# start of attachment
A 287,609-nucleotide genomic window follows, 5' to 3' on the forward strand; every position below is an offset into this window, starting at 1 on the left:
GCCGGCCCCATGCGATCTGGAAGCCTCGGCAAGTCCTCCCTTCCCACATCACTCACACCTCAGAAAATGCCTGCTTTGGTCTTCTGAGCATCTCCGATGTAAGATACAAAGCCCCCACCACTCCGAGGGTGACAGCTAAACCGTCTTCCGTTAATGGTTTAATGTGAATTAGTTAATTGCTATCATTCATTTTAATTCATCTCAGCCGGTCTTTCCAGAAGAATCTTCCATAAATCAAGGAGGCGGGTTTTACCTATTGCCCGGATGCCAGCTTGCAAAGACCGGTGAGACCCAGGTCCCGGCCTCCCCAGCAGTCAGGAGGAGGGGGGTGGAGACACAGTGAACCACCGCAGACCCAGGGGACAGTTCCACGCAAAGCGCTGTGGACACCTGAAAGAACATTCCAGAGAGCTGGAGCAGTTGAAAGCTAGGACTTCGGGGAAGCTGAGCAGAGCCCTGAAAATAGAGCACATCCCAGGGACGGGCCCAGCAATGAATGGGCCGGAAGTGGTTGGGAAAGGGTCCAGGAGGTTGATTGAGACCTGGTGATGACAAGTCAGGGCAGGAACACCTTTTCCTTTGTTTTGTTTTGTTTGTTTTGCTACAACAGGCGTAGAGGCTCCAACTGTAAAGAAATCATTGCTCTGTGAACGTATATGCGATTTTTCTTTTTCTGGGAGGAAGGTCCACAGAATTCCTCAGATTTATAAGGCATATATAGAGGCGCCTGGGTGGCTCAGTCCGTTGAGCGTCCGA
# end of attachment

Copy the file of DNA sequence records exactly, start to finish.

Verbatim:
A 287,609-nucleotide genomic window follows, 5' to 3' on the forward strand; every position below is an offset into this window, starting at 1 on the left:
GCCGGCCCCATGCGATCTGGAAGCCTCGGCAAGTCCTCCCTTCCCACATCACTCACACCTCAGAAAATGCCTGCTTTGGTCTTCTGAGCATCTCCGATGTAAGATACAAAGCCCCCACCACTCCGAGGGTGACAGCTAAACCGTCTTCCGTTAATGGTTTAATGTGAATTAGTTAATTGCTATCATTCATTTTAATTCATCTCAGCCGGTCTTTCCAGAAGAATCTTCCATAAATCAAGGAGGCGGGTTTTACCTATTGCCCGGATGCCAGCTTGCAAAGACCGGTGAGACCCAGGTCCCGGCCTCCCCAGCAGTCAGGAGGAGGGGGGTGGAGACACAGTGAACCACCGCAGACCCAGGGGACAGTTCCACGCAAAGCGCTGTGGACACCTGAAAGAACATTCCAGAGAGCTGGAGCAGTTGAAAGCTAGGACTTCGGGGAAGCTGAGCAGAGCCCTGAAAATAGAGCACATCCCAGGGACGGGCCCAGCAATGAATGGGCCGGAAGTGGTTGGGAAAGGGTCCAGGAGGTTGATTGAGACCTGGTGATGACAAGTCAGGGCAGGAACACCTTTTCCTTTGTTTTGTTTTGTTTGTTTTGCTACAACAGGCGTAGAGGCTCCAACTGTAAAGAAATCATTGCTCTGTGAACGTATATGCGATTTTTCTTTTTCTGGGAGGAAGGTCCACAGAATTCCTCAGATTTATAAGGCATATATAGAGGCGCCTGGGTGGCTCAGTCCGTTGAGCGTCCGA